Former prime minister Kevin Rudd has advised Australia to take a leaf out of Japan's book when it comes to managing conflict with China, while lashing the Morrison government for cheap political point scoring at the expense of Beijing.
Mr Rudd said Japan, like Australia, has its quarrels with Beijing, some stemming from decades ago, however it had managed to avoid economic repercussions.
"I look at Tokyo and Japan, the Japanese have a bucketload of problems with China. Historically, the war, they have contested territorial claims in the East China Sea and China is still Japan's largest economic partner," he told the ABC's latest episode of The World, which is due to air on Thursday evening.
"Yet still we do not see the Chinese adopting the sort of trade sanctions against Tokyo that China is now adopting towards Australia."
Mr Rudd has been heavily critical of the Morrison government over their handling of Sino-Australian relations, repeatedly condemning its vocal approach to any disagreement it has with Beijing.
"The Australian Government needs to learn to manage its mouth better. It needs to speak less and do more, as far as the Australia-China relationship is concerned, rather than play to its own domestic peanut gallery, thinking that every piece of anti-Chinese rhetoric simply adds up votes for you in a Liberal Party pre-selection," he said.
It follows his September remarks, when he told Yahoo he was puzzled by the government's persistence to amplify grievances.
“What I find puzzling is the Australian Government's predisposition to take out the megaphone in every conceivable opportunity to take the existing structural difficulties in the Australia-China relationship and magnify them even further,” he said.
In December, Ross B Taylor, the president of the Indonesia Institute, explained Japan, like Indonesia, has managed to "quarantine" areas of disagreement from its trade relationship with China.
In an opinion piece for The Diplomat, he said it was the federal government's "public approach" that put Australia at a more vulnerable position than the two Asian countries.
"So why can nations such as Japan and Indonesia “walk and chew gum” at the same time by maintaining cordial relations with China whilst confronting Beijing on issues important to their respective governments?" he asked.
"The main difference appears to have been not so much the right to take a strong stance on China, but rather how these differences need to be handled and articulated, with Morrison and his ministers preferring a very public approach."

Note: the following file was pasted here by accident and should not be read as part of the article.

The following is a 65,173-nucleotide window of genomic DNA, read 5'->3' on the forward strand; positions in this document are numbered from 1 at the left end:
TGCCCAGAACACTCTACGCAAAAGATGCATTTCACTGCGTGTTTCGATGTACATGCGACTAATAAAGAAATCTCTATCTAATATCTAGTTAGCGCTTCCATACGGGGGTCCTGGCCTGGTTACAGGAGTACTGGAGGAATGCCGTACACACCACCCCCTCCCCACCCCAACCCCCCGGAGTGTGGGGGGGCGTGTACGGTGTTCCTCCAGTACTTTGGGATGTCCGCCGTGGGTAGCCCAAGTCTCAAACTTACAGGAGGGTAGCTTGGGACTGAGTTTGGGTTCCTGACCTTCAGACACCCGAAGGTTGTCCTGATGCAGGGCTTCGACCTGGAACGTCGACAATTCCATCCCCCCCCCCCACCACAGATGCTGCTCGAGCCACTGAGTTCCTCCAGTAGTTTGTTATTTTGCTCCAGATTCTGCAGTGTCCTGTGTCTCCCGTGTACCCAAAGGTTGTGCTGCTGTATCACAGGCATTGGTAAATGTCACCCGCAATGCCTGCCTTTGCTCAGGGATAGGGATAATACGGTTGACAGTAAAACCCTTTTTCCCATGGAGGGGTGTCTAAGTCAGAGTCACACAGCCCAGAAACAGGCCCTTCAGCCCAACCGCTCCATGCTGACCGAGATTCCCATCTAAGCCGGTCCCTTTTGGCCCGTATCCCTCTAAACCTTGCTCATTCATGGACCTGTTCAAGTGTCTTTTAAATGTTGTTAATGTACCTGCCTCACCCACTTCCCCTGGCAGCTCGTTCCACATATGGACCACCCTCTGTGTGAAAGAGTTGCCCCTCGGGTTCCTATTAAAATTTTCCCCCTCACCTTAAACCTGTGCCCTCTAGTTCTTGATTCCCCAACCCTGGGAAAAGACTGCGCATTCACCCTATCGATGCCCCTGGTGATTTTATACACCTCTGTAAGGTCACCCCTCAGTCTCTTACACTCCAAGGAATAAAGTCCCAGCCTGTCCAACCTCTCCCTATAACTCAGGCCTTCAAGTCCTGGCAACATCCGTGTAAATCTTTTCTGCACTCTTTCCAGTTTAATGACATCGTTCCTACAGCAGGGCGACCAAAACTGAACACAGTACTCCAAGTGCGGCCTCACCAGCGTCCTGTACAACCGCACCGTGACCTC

Mr Rudd and Mr Taylor both argued it was vital for Australia to work together with like-minded countries to provide resistance to Beijing.
US moves to save Australia from Chinese sanctions
This week US President Joe Biden's Indo-Pacific co-ordinator Kurt Campbell told Nine Newspapers Washington would only engage in relationship-saving discussions with China if Beijing agreed to "leave Australia alone".
Mr Rudd suggested such a move was Australia's saviour.
"Thank God, both (Secretary of State Antony) Blinken and (National Security Advisor Jake) Sullivan, I think, are sending that message now to the Chinese."
In response to Mr Campbell's remarks, China echoed Mr Rudd's sentiment that the Morrison government had put their foot in it with their aggressive approach to matters in the past 12 or so months.
"The root cause of the current difficulties in bilateral relations is Australia's wrong words and deeds on issues concerning China's sovereignty, security and development interests, which have undermined the foundation of mutual trust and cooperation between the two countries," Foreign Ministry spokesperson Zhao Lijian said on Tuesday evening.
"The Australian side knows the ins and outs better than anyone else."
As well as the US, Australia has strengthened its ties with Japan and India following a successful first summit of the Quad members last week.
While a joint statement released by The White House failed to directly mention China, the meeting was used by the leaders of the four nations to discuss the growing threat of Beijing.
"We strive for a region that is free, open, inclusive, healthy, anchored by democratic values, and unconstrained by coercion," the statement read.
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